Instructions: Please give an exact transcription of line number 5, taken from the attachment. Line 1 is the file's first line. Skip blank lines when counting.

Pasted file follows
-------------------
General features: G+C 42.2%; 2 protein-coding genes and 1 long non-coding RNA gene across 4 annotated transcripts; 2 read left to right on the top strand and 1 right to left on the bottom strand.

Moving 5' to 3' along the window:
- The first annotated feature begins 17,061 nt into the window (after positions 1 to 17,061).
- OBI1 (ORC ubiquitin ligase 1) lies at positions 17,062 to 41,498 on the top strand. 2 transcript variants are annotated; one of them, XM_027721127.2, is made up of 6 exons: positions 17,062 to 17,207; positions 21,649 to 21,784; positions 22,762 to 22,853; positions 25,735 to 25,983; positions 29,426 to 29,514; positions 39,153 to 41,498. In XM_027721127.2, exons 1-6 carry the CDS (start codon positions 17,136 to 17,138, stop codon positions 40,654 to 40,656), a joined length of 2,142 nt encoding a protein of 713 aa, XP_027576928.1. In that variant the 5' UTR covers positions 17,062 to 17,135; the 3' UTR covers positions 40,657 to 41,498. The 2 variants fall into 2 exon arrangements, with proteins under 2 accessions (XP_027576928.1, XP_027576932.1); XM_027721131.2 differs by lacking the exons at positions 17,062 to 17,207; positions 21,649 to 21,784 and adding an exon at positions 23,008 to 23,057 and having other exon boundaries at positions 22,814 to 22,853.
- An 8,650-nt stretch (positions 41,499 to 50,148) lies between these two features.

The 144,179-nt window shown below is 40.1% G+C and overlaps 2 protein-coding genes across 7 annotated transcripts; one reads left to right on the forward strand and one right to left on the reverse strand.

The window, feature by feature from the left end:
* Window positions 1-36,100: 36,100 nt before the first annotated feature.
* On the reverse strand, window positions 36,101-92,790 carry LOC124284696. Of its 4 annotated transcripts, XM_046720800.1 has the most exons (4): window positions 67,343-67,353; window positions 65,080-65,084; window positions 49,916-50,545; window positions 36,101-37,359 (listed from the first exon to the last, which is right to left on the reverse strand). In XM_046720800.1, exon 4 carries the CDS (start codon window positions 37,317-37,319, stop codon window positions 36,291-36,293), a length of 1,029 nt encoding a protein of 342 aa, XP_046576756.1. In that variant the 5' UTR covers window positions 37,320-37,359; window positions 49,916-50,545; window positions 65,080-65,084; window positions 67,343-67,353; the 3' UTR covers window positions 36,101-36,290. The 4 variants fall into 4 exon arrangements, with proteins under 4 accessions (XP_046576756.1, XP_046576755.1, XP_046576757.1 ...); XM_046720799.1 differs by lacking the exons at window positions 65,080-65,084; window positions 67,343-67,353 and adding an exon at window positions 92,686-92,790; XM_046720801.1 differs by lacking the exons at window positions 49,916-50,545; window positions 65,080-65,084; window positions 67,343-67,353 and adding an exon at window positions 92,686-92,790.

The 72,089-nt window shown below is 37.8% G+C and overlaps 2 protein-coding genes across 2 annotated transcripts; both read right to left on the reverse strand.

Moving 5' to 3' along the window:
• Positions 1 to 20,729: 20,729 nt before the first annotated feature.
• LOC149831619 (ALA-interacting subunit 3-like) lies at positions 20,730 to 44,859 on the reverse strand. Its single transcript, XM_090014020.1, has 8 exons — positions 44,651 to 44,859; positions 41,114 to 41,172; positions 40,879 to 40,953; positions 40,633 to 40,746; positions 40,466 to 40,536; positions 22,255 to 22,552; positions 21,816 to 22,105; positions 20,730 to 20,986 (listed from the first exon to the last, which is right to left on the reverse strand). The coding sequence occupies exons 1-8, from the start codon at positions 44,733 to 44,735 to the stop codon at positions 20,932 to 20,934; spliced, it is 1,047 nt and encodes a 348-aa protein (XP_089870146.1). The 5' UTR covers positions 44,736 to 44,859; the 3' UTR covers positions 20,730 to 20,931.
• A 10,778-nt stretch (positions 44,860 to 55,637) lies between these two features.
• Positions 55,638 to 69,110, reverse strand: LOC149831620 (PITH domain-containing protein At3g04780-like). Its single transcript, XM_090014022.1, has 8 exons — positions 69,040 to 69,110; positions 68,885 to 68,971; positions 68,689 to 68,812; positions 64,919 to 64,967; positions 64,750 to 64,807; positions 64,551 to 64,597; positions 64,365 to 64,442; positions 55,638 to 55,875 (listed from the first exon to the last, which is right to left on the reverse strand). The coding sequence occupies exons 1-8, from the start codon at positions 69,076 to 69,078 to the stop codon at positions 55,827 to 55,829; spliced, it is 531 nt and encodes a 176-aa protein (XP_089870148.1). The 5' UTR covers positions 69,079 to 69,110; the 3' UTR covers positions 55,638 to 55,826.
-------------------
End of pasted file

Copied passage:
- An 8,650-nt stretch (positions 41,499 to 50,148) lies between these two features.